This is not the Rasheed you’re looking for

droidsIn many ways, I envy Donald Trump. Not so much because of his excessive fortune or his influence over other people or his notoriety, but because he says whatever’s on his mind, regardless of the consequences. His statements show a patent disregard for the outcomes of those statements. He says what he thinks, and whatever the consequences of his words, he’ll deal with them. I wish I could be more like that. I wish I could be more matter of fact about things. I wish I could tell people what’s really on my mind. I wish I could not care about what other people think of me. All while keeping my own hair.

I’ve struggled with sadness for the last four years or so. My melancholy mood waxes and wanes, but it’s been persistent, and it’s become more problematic recently as I feel as though I’ve been rapidly rising towards some sort of metaphorical boiling point. When I moved out on my own again back in April, I thought that I would get to live a freer, happier life. That hasn’t happened. And while I do feel some satisfaction in my self-sufficiency, I feel a new sort of unhappiness.

The period between March 2013 and July 2014 was the most challenging of my life. My ulcerative colitis went out of control, I had a surgery riddled with complications, I lived with pain and shame and regret for months before my second operation, which did help right the ship, but only after several more months of difficulty. The sadness of that period is markedly different from the one I feel now.

During my recovery, my unhappiness was rooted primarily in the state of my body. Losing so much of my physical capability, and literally losing so much of my body (I had a colectomy, doncha know), floored me. But through all the hard days, I could hold on to hope that better days and a better body were possible. I had rational reason to believe that my body could and would recover, and that I could escape my between-surgeries limbo.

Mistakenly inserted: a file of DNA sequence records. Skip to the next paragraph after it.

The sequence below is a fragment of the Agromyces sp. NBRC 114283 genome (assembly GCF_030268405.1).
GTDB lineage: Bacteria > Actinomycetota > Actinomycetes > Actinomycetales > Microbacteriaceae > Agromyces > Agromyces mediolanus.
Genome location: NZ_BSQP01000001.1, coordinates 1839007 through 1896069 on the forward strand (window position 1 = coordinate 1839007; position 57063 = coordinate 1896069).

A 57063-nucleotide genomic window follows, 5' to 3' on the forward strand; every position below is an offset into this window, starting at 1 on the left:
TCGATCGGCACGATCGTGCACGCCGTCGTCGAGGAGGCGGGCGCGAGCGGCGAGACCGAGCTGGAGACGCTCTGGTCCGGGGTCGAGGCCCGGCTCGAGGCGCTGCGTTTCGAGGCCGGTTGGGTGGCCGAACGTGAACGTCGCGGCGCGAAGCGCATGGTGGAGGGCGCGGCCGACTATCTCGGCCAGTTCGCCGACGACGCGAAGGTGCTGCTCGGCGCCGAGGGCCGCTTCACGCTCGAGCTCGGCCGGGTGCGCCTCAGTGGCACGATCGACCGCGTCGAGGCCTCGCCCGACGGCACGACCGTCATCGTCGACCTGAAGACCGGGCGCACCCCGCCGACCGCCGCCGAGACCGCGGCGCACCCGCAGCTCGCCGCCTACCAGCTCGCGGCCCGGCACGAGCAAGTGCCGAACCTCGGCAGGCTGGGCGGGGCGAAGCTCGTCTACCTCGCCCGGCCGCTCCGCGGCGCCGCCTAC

Now I’m in a different milieu. One that isn’t, thankfully, riding on my body’s ability to convalesce. My pelvic pouch has held up pretty well, and it’s let me do a lot of normal and even enjoyable things. I’m not thrilled with my skinny arms and flabby belly and the piss poor time it takes me to run 5K, but my body isn’t that bad. It’s been much, much worse. So just what in the hell is wrong with me?

A few days ago, while I was feeling down, I Googled “I hate my life.” It’s not exactly a new refrain for me, but I wanted to see what wisdom the internet could impart during that time. I found an article that highlighted a problem I’ve known I’ve had for a long time – who I am and the person I present to the world are incongruent. From the article on PsychAlive:

One of the reasons we have the feeling of “I hate my life” is because we aren’t really following our own path. Instead, we are, often subconsciously, carrying out someone else’s idea of how we should live.

I’ve said in the past, on this very blog, that I saw myself as a pushover. I haven’t made any progress in that department, and that’s not down to my bowels taking their time recovering after being slashed apart and stapled back together. It’s down to my weak character.

At some point in my life I learned that it was imperative to be nice. That it was imperative to make other people happy. That it was imperative not to disappoint other people. And so to this day, my decisions and my words are dictated by that desire to make everyone else happy. My happiness became irrelevant. Or more accurately, my happiness mutated, so that it became dependent on the happiness of others.

Years of worrying about what other people think about me have worn me down, and yet I’m still worried that writing this blog post right here will disappoint people. I have ideas and perspectives and beliefs and desires that I keep to myself because they don’t fall in line with what people want to hear. If people knew what I really thought, I’m pretty sure they wouldn’t like me. And for some reason, it’s so fucking important for people to like me. I know that can’t remain the case, because always worrying about making other people happy is leaving me more and more despondent.